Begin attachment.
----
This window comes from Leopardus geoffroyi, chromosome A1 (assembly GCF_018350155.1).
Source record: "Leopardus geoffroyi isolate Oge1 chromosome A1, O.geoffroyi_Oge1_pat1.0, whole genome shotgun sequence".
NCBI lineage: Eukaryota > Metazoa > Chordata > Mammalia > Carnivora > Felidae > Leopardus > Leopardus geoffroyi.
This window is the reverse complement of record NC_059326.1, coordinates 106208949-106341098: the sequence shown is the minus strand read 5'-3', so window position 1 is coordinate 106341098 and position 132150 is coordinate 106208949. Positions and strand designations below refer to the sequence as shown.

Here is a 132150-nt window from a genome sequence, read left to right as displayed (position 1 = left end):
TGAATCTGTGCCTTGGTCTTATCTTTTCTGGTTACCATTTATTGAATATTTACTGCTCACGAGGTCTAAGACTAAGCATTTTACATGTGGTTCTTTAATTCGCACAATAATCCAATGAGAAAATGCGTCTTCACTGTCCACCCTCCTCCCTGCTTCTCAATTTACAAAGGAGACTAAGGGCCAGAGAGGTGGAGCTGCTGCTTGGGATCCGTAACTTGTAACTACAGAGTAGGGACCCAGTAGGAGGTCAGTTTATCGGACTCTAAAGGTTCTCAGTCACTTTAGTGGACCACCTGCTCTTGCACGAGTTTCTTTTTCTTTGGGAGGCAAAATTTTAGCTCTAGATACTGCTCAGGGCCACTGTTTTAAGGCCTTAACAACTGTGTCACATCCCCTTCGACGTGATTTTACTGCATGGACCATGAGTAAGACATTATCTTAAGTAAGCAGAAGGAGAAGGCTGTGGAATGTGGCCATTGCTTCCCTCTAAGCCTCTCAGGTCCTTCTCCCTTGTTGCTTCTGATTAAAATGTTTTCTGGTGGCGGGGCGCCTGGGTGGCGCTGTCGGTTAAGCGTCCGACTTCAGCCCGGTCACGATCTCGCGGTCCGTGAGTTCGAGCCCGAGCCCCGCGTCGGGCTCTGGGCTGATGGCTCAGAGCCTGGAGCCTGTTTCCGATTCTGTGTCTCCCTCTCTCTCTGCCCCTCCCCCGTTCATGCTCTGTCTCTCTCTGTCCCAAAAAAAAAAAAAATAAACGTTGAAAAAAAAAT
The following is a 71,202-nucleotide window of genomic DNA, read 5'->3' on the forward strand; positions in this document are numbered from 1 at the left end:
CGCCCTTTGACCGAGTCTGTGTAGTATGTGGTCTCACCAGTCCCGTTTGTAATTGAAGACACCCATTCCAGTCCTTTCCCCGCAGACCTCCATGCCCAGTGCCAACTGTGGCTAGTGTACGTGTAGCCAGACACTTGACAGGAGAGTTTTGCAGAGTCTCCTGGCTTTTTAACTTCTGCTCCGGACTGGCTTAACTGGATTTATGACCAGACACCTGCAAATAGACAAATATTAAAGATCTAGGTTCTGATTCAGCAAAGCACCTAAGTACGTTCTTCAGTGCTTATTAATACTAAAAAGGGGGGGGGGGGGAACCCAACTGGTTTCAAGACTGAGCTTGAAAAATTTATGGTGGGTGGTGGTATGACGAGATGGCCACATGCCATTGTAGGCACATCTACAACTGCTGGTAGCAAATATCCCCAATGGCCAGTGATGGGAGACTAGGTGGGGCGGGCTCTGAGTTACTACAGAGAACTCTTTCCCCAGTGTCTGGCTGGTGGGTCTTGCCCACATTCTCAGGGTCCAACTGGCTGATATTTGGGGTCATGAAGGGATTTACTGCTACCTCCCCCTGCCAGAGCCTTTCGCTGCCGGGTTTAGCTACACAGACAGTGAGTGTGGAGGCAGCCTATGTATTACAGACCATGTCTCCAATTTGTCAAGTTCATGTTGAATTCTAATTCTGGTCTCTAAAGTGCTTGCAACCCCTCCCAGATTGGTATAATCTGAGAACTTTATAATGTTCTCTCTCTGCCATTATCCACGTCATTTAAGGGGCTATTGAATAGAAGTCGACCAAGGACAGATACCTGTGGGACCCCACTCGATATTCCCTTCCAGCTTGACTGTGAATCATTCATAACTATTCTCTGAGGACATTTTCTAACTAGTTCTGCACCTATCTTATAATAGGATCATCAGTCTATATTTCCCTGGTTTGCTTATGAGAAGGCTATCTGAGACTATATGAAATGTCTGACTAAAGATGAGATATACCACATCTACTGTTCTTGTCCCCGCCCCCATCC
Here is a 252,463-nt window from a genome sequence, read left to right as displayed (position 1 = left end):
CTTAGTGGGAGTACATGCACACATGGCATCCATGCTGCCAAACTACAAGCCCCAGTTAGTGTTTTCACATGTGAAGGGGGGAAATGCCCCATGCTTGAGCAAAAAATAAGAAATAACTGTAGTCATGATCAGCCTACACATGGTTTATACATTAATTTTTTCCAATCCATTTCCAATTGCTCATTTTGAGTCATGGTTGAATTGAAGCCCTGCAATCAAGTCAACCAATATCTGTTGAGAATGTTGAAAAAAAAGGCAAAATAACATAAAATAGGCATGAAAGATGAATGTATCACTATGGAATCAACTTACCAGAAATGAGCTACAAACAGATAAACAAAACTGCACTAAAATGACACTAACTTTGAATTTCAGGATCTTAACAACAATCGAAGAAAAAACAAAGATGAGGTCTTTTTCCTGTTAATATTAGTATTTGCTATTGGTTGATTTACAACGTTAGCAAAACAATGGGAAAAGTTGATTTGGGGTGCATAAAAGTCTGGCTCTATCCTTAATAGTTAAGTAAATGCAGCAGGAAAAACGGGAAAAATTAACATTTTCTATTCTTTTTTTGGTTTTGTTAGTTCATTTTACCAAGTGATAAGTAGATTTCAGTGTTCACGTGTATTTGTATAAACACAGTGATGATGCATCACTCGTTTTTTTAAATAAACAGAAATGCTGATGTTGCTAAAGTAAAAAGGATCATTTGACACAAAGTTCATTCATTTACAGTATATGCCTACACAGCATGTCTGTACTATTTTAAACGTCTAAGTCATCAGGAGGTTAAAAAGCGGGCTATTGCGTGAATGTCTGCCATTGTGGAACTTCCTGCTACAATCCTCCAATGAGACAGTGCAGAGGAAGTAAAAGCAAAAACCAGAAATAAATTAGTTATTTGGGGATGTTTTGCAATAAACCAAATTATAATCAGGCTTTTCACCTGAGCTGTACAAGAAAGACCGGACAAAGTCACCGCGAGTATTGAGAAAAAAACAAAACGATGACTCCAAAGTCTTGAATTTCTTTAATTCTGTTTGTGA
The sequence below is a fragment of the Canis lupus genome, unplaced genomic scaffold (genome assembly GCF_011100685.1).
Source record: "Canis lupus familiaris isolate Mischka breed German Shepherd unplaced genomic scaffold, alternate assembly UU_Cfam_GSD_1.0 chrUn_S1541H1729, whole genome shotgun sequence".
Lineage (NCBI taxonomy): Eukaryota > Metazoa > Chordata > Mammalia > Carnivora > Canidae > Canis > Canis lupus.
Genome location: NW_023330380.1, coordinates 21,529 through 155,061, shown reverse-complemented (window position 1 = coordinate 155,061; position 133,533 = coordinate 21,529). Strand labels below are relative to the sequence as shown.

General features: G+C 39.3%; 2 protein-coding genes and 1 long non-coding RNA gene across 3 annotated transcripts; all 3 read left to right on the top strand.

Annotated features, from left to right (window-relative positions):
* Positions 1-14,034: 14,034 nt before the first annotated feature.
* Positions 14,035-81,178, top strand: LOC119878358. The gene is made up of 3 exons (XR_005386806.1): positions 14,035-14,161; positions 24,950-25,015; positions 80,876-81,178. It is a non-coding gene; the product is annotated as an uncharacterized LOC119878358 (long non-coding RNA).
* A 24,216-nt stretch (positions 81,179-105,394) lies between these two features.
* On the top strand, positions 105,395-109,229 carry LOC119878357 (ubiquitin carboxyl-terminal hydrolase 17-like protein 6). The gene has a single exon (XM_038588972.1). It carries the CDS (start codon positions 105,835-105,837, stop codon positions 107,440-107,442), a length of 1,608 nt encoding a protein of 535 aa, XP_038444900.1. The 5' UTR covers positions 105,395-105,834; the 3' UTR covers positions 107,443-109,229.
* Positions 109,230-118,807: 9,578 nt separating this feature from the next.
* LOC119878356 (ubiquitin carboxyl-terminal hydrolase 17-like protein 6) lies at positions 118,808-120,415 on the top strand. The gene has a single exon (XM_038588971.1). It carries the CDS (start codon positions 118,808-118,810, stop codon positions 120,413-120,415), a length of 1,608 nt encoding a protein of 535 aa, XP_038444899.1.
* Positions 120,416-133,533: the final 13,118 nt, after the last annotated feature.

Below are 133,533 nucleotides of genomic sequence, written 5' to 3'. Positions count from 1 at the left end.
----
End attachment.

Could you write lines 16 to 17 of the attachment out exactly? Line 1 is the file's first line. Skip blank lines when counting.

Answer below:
Annotated features, from left to right (window-relative positions):
* Positions 1-14,034: 14,034 nt before the first annotated feature.